Canadian Government Quietly Drops Lawful Access From Its Cyber-Security Strategy

Jesse Brown had an interesting post  yesterday that raised concerns about the prospect that the government might use mounting fears over cyber-bullying to re-start their failed lawful access legislation. While it is important to remain vigilant about the possibility of the re-emergence of Internet surveillance legislation, I think a more important signal suggests the bill really is dead (at least until after the 2015 election).

First, Bill C-30 actually did include a provision that could arguably be used to help address cyber-bullying. It wasn’t the provisions involving privacy and surveillance, but rather the expansion of a Criminal Code provision on harassment. Section 372(3) currently provides:

Every one who, without lawful excuse and with intent to harass any person, makes or causes to be made repeated telephone calls to that person is guilty of an offence punishable on summary conviction.

The limitation to harassing phone calls would seemingly exclude instances of cyber-bullying. Bill C-30 would have made provision technology neutral:

Everyone commits an offence who, without lawful excuse and with intent to harass a person, repeatedly communicates, or causes repeated communications to be made, with them by a means of telecommunication.

It is therefore possible that we could see this provision re-surface without bringing back the surveillance provisions that raised concern across the country.

More notably, the government recently dropped lawful access from its national cyber-security strategy. The 2010 Cyber-Security Strategy telegraphed the intent to bring forward lawful access legislation with a commitment to introduce a bill:

  • Requiring Internet service providers to maintain intercept capable systems, so that law enforcement agencies can execute judicially authorized interceptions;
  • Requiring Internet service providers to provide police with basic customer identification data, as this information is essential to combatting online crimes that occur in real time, such as child sexual abuse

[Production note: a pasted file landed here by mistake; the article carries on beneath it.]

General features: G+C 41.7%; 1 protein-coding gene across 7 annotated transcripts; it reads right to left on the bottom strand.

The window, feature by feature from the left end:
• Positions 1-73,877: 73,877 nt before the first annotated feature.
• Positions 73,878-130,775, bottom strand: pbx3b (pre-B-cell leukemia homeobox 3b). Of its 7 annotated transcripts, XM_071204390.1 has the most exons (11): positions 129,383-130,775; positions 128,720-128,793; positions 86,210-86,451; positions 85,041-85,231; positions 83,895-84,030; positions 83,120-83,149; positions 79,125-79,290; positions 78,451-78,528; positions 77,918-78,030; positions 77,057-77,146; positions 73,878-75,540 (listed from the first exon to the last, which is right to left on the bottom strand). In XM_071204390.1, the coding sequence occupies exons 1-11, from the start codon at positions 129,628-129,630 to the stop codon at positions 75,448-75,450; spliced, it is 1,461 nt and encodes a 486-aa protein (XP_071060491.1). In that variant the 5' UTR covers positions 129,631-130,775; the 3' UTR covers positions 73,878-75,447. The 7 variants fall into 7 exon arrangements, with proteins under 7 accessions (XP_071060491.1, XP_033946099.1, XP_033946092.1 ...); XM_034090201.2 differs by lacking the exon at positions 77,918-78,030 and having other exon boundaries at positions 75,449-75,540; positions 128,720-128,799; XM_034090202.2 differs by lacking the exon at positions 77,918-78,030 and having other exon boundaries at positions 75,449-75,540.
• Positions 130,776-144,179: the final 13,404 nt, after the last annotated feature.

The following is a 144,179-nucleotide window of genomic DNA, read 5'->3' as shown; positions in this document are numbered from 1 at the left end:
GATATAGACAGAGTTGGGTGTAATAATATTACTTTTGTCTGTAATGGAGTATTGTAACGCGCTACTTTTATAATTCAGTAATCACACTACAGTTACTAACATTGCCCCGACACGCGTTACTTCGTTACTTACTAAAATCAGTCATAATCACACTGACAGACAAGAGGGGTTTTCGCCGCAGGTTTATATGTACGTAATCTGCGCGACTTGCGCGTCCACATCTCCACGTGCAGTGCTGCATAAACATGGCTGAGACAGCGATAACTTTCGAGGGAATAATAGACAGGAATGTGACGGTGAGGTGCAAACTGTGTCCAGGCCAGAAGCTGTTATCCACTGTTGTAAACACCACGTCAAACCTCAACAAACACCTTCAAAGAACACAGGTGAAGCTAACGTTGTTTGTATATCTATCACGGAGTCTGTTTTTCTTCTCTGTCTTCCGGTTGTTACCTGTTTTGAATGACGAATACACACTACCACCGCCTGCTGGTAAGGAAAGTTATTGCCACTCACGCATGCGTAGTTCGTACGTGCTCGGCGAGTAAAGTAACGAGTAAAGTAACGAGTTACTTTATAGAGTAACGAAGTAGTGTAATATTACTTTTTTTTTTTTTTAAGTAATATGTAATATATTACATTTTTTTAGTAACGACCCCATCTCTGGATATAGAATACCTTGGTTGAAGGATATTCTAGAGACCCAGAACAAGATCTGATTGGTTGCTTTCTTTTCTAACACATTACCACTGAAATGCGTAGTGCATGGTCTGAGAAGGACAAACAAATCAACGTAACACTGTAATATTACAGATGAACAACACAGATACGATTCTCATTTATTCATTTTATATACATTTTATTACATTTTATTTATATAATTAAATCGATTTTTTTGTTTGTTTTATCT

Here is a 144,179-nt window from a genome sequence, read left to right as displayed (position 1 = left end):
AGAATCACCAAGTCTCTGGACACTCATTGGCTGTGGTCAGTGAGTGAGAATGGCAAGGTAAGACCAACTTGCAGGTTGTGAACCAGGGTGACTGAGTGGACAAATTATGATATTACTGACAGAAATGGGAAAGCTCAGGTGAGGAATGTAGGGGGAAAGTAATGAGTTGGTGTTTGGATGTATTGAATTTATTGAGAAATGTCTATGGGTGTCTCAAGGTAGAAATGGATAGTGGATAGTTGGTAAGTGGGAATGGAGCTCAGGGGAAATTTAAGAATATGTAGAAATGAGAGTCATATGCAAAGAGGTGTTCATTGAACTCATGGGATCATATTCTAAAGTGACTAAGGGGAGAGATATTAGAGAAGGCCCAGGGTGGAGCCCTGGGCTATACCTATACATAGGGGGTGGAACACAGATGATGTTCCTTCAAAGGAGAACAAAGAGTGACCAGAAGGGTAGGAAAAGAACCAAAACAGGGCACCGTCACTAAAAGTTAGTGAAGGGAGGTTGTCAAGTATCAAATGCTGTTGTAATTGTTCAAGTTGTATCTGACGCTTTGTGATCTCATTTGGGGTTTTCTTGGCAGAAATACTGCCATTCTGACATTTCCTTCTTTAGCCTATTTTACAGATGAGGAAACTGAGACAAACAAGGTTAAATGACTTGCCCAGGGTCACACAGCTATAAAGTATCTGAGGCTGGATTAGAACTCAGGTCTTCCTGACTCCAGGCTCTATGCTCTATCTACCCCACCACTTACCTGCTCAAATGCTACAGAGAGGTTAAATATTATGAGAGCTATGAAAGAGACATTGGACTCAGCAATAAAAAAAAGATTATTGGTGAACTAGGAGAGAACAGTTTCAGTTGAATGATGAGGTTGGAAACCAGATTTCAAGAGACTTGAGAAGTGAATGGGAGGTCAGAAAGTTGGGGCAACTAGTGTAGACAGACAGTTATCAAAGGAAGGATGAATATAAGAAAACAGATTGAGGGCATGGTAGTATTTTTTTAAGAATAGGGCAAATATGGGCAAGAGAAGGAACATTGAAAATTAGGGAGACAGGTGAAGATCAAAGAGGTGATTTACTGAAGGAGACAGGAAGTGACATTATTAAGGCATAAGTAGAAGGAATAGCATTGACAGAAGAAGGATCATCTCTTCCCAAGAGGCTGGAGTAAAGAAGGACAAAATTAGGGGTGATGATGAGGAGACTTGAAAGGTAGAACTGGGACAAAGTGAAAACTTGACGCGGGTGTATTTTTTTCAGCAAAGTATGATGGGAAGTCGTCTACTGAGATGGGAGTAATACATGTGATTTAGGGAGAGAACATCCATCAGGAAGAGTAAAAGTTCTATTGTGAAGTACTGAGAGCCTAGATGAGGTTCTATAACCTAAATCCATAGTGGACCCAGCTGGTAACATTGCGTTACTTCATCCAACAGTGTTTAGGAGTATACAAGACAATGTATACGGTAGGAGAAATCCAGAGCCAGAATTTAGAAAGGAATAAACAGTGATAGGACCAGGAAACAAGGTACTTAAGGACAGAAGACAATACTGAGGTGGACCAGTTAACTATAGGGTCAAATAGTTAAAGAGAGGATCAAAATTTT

Yet earlier this month, the government released its Action Plan 2010-2015 for the Cyber-Security Strategy.  It removed all references related to lawful access including the commitment to legislation involving Internet service providers. Given that the document originates with Public Safety – the most ardent supporter of lawful access within the government – the removal of surveillance language provides a strong signal that it is not part of the legislative plan for the foreseeable future.


  1. Great news!
    … with thanks to Minister Toews for all his help in quashing this ill thought legislation 😀

    Looks lie a similar bill in the USA will be joining it.

  2. Thanks (I think)
    Firstly, I can give credit where credit is due: dropping the overt commitment to a digital police state is a good move that I have no doubts will be widely appreciated. If nothing else, it was the right p.r. move.

    The petition against C-30 garnered over 100,000 signatures. To put that in perspective, the US’ “We The People” petition platform, in a country with 10 times the population, requires over 100,000 signatures just to justify an official response. The volume of opposition to C-30 was comparable to a “We The People” petition that got more than a million signatures. That has never happened. In fact the record to date for signatures collated on a petition via “We The People” is approximately 250,000. ( )

    Toews will never shake that one fully.

    None the less, it’s a sad win having just watched S-7 pass yesterday with limp opposition, ushering in the presumption of guilt above innocence, and all the while knowing that C-55 retains the fire of C-30’s warrantless interception.

    At the end of the day – only the middle of the term – this Government has continued to maintain a frightening aversion to oversight and accountability – be it in the form of C-30/55 or S-7, to railroading the Parliamentary Budget Officer’s requests for simple/necessary financial information.

    It feels like we crawled back into Plato’s cave – but I still welcome this glimmer.